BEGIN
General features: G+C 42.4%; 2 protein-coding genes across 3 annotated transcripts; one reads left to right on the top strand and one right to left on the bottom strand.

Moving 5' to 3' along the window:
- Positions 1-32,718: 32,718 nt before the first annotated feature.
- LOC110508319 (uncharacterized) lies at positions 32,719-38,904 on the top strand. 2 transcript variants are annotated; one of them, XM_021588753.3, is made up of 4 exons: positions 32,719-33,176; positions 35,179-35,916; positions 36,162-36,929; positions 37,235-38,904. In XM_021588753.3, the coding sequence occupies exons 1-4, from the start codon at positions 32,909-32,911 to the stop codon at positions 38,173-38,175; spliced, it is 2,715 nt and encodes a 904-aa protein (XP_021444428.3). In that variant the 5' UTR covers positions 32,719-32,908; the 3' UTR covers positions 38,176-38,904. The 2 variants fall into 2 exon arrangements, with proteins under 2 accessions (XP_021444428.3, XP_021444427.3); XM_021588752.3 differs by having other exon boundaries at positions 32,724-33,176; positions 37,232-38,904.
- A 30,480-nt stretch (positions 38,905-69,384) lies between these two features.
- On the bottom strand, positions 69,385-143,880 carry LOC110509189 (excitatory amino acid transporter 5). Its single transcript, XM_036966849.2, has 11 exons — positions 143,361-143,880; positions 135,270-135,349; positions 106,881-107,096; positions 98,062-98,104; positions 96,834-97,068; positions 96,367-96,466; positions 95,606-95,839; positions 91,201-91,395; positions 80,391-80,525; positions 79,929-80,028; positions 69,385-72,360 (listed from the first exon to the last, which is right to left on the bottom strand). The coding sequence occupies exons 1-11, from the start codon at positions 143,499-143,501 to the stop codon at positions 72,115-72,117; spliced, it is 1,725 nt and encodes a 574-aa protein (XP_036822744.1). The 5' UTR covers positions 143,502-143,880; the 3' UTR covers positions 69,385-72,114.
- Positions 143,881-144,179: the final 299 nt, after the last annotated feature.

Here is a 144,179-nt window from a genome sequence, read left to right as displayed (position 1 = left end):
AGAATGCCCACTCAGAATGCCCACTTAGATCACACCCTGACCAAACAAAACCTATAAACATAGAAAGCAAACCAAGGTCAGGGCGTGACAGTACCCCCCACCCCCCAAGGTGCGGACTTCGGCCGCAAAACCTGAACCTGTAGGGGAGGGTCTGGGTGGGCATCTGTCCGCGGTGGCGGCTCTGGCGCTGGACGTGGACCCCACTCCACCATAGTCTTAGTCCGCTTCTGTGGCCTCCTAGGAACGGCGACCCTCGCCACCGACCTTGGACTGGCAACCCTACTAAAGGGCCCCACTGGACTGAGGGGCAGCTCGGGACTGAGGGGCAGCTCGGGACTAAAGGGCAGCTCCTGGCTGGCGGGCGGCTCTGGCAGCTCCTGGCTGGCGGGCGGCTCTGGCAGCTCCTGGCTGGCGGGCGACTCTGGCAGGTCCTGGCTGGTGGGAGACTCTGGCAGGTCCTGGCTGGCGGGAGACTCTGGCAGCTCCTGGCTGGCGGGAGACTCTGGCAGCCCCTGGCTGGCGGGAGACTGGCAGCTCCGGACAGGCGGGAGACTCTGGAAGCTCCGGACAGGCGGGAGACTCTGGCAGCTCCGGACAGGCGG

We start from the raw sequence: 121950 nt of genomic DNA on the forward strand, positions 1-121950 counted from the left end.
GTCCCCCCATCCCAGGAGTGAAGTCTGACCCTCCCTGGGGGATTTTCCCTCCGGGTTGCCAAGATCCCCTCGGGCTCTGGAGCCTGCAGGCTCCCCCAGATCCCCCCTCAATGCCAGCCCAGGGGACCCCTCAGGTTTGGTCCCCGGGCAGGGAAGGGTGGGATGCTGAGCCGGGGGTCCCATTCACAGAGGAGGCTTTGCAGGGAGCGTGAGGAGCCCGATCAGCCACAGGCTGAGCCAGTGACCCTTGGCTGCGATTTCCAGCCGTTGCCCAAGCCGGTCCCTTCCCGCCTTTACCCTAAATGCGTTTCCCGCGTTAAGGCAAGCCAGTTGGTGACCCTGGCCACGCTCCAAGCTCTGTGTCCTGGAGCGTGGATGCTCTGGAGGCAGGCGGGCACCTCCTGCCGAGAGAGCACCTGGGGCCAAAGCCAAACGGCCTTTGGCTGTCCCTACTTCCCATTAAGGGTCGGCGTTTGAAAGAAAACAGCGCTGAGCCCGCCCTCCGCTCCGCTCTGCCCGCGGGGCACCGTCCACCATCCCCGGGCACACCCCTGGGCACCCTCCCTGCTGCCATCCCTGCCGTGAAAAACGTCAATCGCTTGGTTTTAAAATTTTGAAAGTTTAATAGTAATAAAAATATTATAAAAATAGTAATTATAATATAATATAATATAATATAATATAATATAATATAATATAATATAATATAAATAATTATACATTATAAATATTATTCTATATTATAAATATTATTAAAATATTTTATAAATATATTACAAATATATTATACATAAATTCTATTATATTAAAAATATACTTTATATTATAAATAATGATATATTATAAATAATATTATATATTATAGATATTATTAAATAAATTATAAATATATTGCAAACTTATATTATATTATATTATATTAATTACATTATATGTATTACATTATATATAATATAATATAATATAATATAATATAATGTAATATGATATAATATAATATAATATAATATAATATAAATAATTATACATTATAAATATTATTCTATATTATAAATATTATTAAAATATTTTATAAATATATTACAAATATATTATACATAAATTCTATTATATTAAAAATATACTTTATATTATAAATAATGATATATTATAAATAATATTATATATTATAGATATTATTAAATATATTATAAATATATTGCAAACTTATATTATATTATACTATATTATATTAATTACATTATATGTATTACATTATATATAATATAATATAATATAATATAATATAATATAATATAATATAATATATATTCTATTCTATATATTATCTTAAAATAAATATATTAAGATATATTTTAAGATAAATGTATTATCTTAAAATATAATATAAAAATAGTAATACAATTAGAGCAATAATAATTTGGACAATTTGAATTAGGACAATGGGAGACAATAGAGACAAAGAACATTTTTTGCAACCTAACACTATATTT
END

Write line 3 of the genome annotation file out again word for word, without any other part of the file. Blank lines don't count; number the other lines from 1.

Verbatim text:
- Positions 1-32,718: 32,718 nt before the first annotated feature.